Police and Crime Commissioner Donna Jones has called for all licensing authorities across Hampshire and the Isle of Wight to make CCTV mandatory in Hackney carriages and taxis (private hire vehicles).
The Commissioner has submitted a deputation to be heard at the Gosport Regulatory Board meeting on Wednesday 26 July where proposed amendments to taxi licensing requirements will be discussed.
The deputation comes following the conviction of a taxi driver in Southampton in May 2023 who was convicted of sexually assaulting a woman in his cab.
The police discovered footage on the mandatory CCTV camera installed in the car, which showed footage of the serious sexual assault leading to the conviction of the driver. The camera evidence resulted in a guilty plea preventing the victim from the added ordeal of a trial.
At the beginning of June, Commissioner Donna Jones wrote to the Secretary of State for Transport, Mark Harper MP, to ask him to review the statutory licensing guidance for local authorities, and to consider mandating CCTV in taxis and private hire vehicles nationally.
Police and Crime Commissioner Donna Jones said: “Both of the cities in Hampshire already require CCTV cameras in taxis. Portsmouth and Southampton licensing conditions require CCTV to be fitted before a taxi licence is issued. Today I am calling for all Councils in Hampshire and the Isle of Wight to follow suit with Gosport being the first to consider this issue.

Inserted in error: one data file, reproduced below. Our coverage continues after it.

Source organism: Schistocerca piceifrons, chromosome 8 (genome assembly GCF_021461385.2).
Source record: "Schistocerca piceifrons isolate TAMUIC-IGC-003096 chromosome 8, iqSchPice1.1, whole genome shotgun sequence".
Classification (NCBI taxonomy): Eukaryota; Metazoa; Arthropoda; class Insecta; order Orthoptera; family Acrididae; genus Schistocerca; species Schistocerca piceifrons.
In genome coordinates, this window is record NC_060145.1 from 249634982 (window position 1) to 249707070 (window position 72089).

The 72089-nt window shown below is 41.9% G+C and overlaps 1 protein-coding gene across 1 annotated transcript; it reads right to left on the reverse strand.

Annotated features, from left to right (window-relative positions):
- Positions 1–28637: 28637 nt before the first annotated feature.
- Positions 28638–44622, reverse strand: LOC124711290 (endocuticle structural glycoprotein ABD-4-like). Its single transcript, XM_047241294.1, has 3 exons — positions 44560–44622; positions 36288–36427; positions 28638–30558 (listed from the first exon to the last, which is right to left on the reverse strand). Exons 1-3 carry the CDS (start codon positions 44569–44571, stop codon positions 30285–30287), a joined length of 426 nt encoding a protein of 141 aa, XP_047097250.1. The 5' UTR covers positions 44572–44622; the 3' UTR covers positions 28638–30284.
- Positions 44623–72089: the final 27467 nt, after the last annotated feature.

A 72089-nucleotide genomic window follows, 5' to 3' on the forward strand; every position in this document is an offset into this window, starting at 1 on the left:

“The victim in the Southampton case could not recall the attack, but thanks to the camera installed inside the cab, a dangerous sexual predator has been removed from our communities.
“I strongly believe there are lessons to be learnt from horrific local incidents like this, just as much as the high profile cases we have witnessed over the last two years.”
“Cllr Lesley Meenaghan contacted me to ask about other areas and enquire about what more could be done to keep women safe.
“It’s clear where cameras are mandatory they are making people safer, and they are providing the police the evidence they need to convict those who are a danger on our streets. There is also the protection that cameras provide to drivers who on occasion are victims of crime too.”
The government published its taxi and private hire vehicle best practice guidance in March 2022.
It states that, ‘All licensing authorities should consult to identify if there are local circumstances which indicate that the installation of CCTV in vehicles would have either a positive or an adverse net effect on the safety of taxi and private hire vehicle users, including children or vulnerable adults, and taking into account potential privacy issues’ (Page 27 – 7.9)
Whilst acknowledging that… ‘only a small minority of licensing authorities have so far mandated all vehicles to be fitted with CCTV systems, the experience of those authorities that have, has been positive for both passengers and drivers.’ (Page 27 – 7.10)
It goes on to state evidential benefits of CCTV may increase the level of reporting, encouraging those who felt that without CCTV evidence, they would not be believed.
Commissioner Jones concluded: “Whilst there are legitimate concerns about surveillance and data protection, I believe the safety of women outweigh risks to privacy, which is why I am asking for all local authorities to enforce these measures.”
(Source: Hampshire Police and Crime Commissioner)